Can you just not claim your student as a dependent on your tax return and allow them to complete the FAFSA as an independent student? Since most kids have little in the way of income or assets, that would be a great strategy, if not for one small detail – it won’t work.
Students who are under the age of 24 are automatically deemed to be dependent students when filing the FAFSA unless they meet certain specific criteria whether you claim them on your taxes or not. As dependent students, they must include the custodial parents’ financial information as well as their own on the FAFSA form.
To qualify as an “independent student”, students must meet at least one of the following requirements:
- Born before January 1, 1992
- A graduate student
- Have children who will receive half or more of their support from you
- An orphan, in foster care, or a ward of the court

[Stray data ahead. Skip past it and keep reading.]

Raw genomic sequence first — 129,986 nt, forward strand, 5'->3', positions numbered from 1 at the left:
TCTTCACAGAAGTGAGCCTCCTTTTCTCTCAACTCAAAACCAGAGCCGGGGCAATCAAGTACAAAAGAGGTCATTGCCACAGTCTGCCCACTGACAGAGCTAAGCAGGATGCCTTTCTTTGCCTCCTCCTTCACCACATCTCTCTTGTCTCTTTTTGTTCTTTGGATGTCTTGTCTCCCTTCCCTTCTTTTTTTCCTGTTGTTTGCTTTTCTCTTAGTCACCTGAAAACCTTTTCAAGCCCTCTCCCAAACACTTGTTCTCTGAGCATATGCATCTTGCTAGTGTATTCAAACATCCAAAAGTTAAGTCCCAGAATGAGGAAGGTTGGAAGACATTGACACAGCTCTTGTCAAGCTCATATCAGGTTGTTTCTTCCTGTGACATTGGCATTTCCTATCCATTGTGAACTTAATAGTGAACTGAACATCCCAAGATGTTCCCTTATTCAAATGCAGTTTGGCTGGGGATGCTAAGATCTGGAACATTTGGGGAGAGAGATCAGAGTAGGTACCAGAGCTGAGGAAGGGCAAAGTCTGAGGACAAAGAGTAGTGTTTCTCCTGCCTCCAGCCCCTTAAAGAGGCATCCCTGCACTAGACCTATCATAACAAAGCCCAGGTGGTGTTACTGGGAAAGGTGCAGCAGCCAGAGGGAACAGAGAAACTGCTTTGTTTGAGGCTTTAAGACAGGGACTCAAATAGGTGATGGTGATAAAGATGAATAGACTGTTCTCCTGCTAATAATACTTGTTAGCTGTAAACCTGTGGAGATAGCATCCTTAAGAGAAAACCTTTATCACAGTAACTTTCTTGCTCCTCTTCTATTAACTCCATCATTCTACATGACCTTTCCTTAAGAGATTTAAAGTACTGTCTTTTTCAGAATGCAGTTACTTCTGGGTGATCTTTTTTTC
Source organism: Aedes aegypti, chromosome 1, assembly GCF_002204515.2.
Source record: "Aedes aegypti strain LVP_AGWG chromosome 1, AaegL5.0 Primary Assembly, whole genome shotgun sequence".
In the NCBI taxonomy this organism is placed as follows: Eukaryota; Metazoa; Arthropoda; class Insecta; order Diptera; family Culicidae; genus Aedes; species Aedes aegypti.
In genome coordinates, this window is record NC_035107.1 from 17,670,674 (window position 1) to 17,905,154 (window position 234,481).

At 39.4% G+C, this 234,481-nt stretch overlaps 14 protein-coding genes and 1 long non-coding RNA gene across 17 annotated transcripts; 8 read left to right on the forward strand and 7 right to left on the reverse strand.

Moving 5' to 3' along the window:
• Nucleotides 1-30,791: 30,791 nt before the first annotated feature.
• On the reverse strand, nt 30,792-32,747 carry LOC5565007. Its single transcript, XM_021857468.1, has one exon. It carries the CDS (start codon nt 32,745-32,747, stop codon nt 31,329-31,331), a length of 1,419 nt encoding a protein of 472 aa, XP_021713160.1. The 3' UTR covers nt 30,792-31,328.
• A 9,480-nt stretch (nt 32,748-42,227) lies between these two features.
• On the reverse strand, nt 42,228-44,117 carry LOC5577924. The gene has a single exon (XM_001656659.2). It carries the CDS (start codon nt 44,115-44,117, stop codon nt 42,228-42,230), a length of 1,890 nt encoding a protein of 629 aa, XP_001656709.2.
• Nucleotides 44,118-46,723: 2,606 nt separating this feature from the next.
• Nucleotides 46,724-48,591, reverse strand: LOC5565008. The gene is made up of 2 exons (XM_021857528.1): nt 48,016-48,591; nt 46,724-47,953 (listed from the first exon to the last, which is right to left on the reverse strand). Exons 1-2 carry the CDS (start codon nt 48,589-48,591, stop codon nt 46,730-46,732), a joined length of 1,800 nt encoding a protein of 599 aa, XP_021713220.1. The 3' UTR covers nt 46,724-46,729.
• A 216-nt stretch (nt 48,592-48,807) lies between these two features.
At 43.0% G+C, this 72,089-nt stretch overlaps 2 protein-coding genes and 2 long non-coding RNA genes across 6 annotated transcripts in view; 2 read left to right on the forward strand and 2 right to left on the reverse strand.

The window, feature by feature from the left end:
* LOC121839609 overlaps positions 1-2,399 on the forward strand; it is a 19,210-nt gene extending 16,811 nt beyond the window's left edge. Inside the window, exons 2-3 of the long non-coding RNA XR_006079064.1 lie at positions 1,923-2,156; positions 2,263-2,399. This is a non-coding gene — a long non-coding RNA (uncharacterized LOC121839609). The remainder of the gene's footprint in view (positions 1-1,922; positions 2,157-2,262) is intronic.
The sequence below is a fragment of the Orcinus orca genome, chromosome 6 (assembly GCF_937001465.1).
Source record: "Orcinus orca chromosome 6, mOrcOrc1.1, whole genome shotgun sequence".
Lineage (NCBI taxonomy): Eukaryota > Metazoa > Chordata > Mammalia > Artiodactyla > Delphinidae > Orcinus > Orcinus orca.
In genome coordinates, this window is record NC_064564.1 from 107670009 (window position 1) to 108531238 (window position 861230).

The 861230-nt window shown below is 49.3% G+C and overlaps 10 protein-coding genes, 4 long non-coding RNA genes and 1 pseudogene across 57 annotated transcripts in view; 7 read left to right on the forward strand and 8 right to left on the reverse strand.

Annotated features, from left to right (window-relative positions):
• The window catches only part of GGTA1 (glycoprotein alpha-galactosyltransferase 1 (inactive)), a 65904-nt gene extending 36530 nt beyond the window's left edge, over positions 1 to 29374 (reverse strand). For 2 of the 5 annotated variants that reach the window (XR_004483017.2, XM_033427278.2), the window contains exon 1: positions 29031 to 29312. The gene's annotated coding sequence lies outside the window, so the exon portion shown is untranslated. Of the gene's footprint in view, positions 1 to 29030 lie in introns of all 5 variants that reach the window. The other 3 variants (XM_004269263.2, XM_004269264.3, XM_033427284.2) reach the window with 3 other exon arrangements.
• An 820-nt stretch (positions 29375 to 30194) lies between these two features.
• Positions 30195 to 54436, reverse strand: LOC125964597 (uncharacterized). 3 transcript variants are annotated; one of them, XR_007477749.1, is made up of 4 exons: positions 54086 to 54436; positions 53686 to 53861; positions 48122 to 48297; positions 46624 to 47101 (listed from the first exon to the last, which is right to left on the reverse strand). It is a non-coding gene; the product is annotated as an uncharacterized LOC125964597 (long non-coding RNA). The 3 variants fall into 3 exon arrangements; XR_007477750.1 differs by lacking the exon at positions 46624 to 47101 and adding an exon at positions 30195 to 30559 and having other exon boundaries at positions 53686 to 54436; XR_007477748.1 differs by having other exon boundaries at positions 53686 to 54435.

- An emancipated minor or in legal guardianship
- Homeless or self-supporting and at risk of being homeless
- Serving on active duty in the U.S. military
- A veteran of the U.S. military
If you like to split hairs there are specific nuances to some of the criteria above, but in the majority of cases the dependent vs. independent status of a student is pretty clear.
What if you don’t meet one of the above, but still feel that you should be considered an independent student for purposes of financial aid?
Colleges and Universities can choose to override a student’s dependent status. If you feel strongly that your student should be considered as an independent student, contact your school’s financial aid administrator and explain your situation. They may grant you an exception. Each school’s policy can vary so its best to check with them directly.